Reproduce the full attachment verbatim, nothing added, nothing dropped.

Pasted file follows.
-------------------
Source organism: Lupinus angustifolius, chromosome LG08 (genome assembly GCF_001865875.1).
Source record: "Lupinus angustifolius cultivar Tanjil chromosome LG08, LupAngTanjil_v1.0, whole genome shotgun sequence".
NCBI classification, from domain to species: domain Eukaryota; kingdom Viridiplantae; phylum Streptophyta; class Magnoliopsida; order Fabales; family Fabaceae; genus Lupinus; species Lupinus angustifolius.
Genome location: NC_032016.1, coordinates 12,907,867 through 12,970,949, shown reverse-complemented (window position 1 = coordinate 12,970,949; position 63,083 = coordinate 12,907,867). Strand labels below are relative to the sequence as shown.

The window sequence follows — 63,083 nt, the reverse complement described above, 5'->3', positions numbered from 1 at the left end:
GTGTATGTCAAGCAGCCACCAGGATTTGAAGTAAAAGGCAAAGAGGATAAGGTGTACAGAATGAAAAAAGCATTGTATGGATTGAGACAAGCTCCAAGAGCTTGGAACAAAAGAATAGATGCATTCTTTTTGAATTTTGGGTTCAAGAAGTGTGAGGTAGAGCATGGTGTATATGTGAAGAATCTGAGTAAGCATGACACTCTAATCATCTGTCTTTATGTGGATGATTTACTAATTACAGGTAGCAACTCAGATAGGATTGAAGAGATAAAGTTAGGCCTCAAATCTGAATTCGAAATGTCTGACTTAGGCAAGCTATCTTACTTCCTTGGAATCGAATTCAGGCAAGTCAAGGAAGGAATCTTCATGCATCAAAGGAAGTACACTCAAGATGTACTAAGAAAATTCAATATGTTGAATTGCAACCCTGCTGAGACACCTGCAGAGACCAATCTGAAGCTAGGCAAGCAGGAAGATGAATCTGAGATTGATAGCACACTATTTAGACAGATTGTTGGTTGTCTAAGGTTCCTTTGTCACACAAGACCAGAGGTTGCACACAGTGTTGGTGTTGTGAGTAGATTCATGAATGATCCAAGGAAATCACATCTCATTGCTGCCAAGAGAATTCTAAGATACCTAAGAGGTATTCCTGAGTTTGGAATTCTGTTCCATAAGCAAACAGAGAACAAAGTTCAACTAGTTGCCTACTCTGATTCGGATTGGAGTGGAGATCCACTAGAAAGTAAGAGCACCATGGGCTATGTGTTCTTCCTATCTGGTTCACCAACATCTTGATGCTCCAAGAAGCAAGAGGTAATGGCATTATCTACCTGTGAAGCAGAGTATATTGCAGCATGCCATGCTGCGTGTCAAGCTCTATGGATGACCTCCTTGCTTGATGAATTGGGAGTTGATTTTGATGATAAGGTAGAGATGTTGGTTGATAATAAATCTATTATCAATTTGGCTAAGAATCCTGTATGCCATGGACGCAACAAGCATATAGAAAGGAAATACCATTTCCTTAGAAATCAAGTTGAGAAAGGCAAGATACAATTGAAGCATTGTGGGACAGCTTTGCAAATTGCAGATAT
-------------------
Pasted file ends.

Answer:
Source organism: Lupinus angustifolius, chromosome LG08 (genome assembly GCF_001865875.1).
Source record: "Lupinus angustifolius cultivar Tanjil chromosome LG08, LupAngTanjil_v1.0, whole genome shotgun sequence".
NCBI classification, from domain to species: domain Eukaryota; kingdom Viridiplantae; phylum Streptophyta; class Magnoliopsida; order Fabales; family Fabaceae; genus Lupinus; species Lupinus angustifolius.
Genome location: NC_032016.1, coordinates 12,907,867 through 12,970,949, shown reverse-complemented (window position 1 = coordinate 12,970,949; position 63,083 = coordinate 12,907,867). Strand labels below are relative to the sequence as shown.

The window sequence follows — 63,083 nt, the reverse complement described above, 5'->3', positions numbered from 1 at the left end:
GTGTATGTCAAGCAGCCACCAGGATTTGAAGTAAAAGGCAAAGAGGATAAGGTGTACAGAATGAAAAAAGCATTGTATGGATTGAGACAAGCTCCAAGAGCTTGGAACAAAAGAATAGATGCATTCTTTTTGAATTTTGGGTTCAAGAAGTGTGAGGTAGAGCATGGTGTATATGTGAAGAATCTGAGTAAGCATGACACTCTAATCATCTGTCTTTATGTGGATGATTTACTAATTACAGGTAGCAACTCAGATAGGATTGAAGAGATAAAGTTAGGCCTCAAATCTGAATTCGAAATGTCTGACTTAGGCAAGCTATCTTACTTCCTTGGAATCGAATTCAGGCAAGTCAAGGAAGGAATCTTCATGCATCAAAGGAAGTACACTCAAGATGTACTAAGAAAATTCAATATGTTGAATTGCAACCCTGCTGAGACACCTGCAGAGACCAATCTGAAGCTAGGCAAGCAGGAAGATGAATCTGAGATTGATAGCACACTATTTAGACAGATTGTTGGTTGTCTAAGGTTCCTTTGTCACACAAGACCAGAGGTTGCACACAGTGTTGGTGTTGTGAGTAGATTCATGAATGATCCAAGGAAATCACATCTCATTGCTGCCAAGAGAATTCTAAGATACCTAAGAGGTATTCCTGAGTTTGGAATTCTGTTCCATAAGCAAACAGAGAACAAAGTTCAACTAGTTGCCTACTCTGATTCGGATTGGAGTGGAGATCCACTAGAAAGTAAGAGCACCATGGGCTATGTGTTCTTCCTATCTGGTTCACCAACATCTTGATGCTCCAAGAAGCAAGAGGTAATGGCATTATCTACCTGTGAAGCAGAGTATATTGCAGCATGCCATGCTGCGTGTCAAGCTCTATGGATGACCTCCTTGCTTGATGAATTGGGAGTTGATTTTGATGATAAGGTAGAGATGTTGGTTGATAATAAATCTATTATCAATTTGGCTAAGAATCCTGTATGCCATGGACGCAACAAGCATATAGAAAGGAAATACCATTTCCTTAGAAATCAAGTTGAGAAAGGCAAGATACAATTGAAGCATTGTGGGACAGCTTTGCAAATTGCAGATAT